Dr. Patricia Farrell on Medika Life

Paying a High Cost in Personal Health for Politics

Lives depend on political decisions, and we are all emotionally involved in politics, whether directly or via the media. What is the cost to us?

Politics permeates every aspect of society. And the situation is firmed up in our childhood. We constantly receive a lot of information and news about politics, whether or not we like it. While some thrive on the seemingly never-ending political drama, it may be a significant source of tension and worry for the rest of us. We are now in an era of media overload in terms of politics and we are paying a price for it.

Think tanks such as the Pew Research Center have shown that social media now provides political and cultural news to one-half of Americans. The topics, whether seemingly benign or graphically serious in nature, stick with us, and that’s where the damage may begin. This is especially true when it comes to highly serious issues related to the Covid pandemic.

Political media news also affects children, and teen icons are rising up to address these issues. For example, Greta Thunberg, a teen environmental activist, and David Hogg, a gun ownership activist and survivor of a school attack, and Malala Yousafzai, another school shooting survivor.

The presence of upsetting politics in our lives can damage our mental and physical health. Anxiety, sadness, sleep disturbances, and even heart disease have all been linked to political stress.

Unpredictability and resulting chronic stress are the most difficult aspects of political life. Our emotional well-being can take a hit when we have no control over these circumstances. Will there be another shutdown of the federal government? Do you think there will be another major shooting? How likely is a nuclear assault from a foreign country? Will a recession cost me my job, and we’ll lose our home?

The emotional toll of being subjected to constant bad news is significant. When we hear about violence, lies, and corruption all the time, it’s easy to feel powerless and even suspicious.

There’s also the persistent prodding to pick a side. It appears impossible to be impartial in today’s political climate. You are for or against someone, for or against gun control, and for or against issues like abortion, healthcare, taxes, school lunches, or other social programs, and even Medicare and Social Security. We know that stress affects our decision-making, so we must help ourselves.

What can we do to help ourselves remain on an even keel and protect our mental and physical health? Researchers are looking for answers and some are now coming forth. This isn’t rocket science, but it makes good sense.

One solution is to limit our exposure to upsetting or completely biased news. Stop yourself from “doomscrolling,” the constant seeking out of media detailing the pandemic or other disturbing news. One expert named this “headline stress disorder” and even “election stress disorder.” He believes this erodes our resilience to maintain stress under our control.

The intent here is not to leave yourself devoid of information and to become a pawn in any way. You need to keep abreast of government affairs and how they affect you and your community. But excessively zeroing in solely on political discussions and news does not provide only pertinent material; it provides material.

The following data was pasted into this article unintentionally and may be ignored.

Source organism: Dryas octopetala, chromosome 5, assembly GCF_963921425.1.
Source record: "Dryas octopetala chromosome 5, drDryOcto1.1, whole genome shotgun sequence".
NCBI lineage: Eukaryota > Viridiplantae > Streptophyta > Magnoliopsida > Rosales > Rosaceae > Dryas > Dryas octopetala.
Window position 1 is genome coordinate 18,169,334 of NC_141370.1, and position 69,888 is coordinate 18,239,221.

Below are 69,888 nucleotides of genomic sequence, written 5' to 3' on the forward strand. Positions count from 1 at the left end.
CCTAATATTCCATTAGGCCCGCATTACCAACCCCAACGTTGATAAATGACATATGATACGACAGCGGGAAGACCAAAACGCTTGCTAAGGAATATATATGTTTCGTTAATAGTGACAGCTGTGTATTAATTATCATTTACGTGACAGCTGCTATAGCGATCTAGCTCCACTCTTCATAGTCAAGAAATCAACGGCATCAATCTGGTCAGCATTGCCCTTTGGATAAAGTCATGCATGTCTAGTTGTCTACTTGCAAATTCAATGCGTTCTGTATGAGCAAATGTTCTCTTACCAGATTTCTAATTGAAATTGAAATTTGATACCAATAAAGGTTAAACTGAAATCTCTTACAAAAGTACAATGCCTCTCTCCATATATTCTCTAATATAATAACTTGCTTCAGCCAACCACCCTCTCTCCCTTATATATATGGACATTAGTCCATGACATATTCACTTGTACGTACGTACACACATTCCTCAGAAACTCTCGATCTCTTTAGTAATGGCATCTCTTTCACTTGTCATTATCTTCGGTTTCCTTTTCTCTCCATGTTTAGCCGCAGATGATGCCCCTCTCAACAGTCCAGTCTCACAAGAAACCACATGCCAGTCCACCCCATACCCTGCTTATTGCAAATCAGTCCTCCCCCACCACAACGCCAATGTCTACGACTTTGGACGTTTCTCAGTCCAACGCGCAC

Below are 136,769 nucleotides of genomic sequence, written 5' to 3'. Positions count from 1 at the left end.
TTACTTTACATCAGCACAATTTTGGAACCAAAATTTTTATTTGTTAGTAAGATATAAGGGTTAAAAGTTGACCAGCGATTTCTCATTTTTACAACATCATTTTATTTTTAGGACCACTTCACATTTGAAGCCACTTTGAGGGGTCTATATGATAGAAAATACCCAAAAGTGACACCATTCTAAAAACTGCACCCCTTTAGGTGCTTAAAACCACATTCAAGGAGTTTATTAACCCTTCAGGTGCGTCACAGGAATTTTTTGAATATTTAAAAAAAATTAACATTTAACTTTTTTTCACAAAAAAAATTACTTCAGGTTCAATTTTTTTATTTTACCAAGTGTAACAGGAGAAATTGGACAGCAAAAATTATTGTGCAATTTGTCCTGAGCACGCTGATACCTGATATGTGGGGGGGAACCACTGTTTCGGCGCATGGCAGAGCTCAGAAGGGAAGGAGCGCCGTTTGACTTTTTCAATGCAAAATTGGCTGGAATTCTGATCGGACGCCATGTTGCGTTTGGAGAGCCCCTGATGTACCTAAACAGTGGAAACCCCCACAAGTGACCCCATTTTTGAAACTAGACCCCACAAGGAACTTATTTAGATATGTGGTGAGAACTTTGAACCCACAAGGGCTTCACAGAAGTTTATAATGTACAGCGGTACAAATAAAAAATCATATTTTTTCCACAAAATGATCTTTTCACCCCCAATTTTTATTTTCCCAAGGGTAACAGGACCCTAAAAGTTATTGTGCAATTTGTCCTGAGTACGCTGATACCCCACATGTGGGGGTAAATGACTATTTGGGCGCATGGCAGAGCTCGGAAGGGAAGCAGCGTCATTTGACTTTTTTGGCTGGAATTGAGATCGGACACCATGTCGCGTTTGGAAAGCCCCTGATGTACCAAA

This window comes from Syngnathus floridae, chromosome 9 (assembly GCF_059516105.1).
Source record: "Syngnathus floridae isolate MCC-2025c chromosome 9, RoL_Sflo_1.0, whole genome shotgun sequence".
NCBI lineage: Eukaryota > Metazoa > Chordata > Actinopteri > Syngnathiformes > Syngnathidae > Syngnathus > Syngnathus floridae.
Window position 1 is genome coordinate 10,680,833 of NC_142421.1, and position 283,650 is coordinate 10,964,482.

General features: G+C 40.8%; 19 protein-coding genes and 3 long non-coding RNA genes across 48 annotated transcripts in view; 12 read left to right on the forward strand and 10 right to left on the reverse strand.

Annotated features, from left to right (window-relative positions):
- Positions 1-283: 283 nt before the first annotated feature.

Dead air on TV is verboten, just as newspapers, magazines, and internet blogs or publications need to fill their designated spaces with copy. Is it always something that provides you with needed information? How could it possibly do that?

second means of handling this stress is to take action and not give in to feelings of helplessness. We’ve seen many ads encouraging people to vote, write letters to the editor, or make phone calls about issues that affect them socially, financially, or emotionally. Action is a good way to stay healthy.

Third, focus on what you can do and devote yourself to a pleasurable activity, such as a hobby or a group (social service, church, environmentalists, etc.). Volunteer in your area. In fact, research on charitable works for others has shown that it benefits the volunteer just as much as the person or group receiving the help.

What other ways can you help yourself in stressful, politically uncertain times? Take a journal and start writing things down and how you might counter the stress they cause. Track how successfully you’ve met your daily goals. And remember, accentuate the positive.

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Pat Farrell PhDhttps://medium.com/@drpatfarrell
I'm a licensed psychologist in NJ/FL and have been in the field for over 30 years serving in most areas of mental health, psychiatry research, consulting, teaching (post-grad), private practice, consultant to WebMD and writing self-help books. Currently, I am concentrating on writing articles and books.

DR PATRICIA FARRELL

Medika Editor: Mental Health

I'm a licensed psychologist in NJ/FL and have been in the field for over 30 years serving in most areas of mental health, psychiatry research, consulting, teaching (post-grad), private practice, consultant to WebMD and writing self-help books. Currently, I am concentrating on writing articles and books.

Patricia also acts in an editorial capacity for Medika's mental health articles, providing invaluable input on a wide range of mental health issues.

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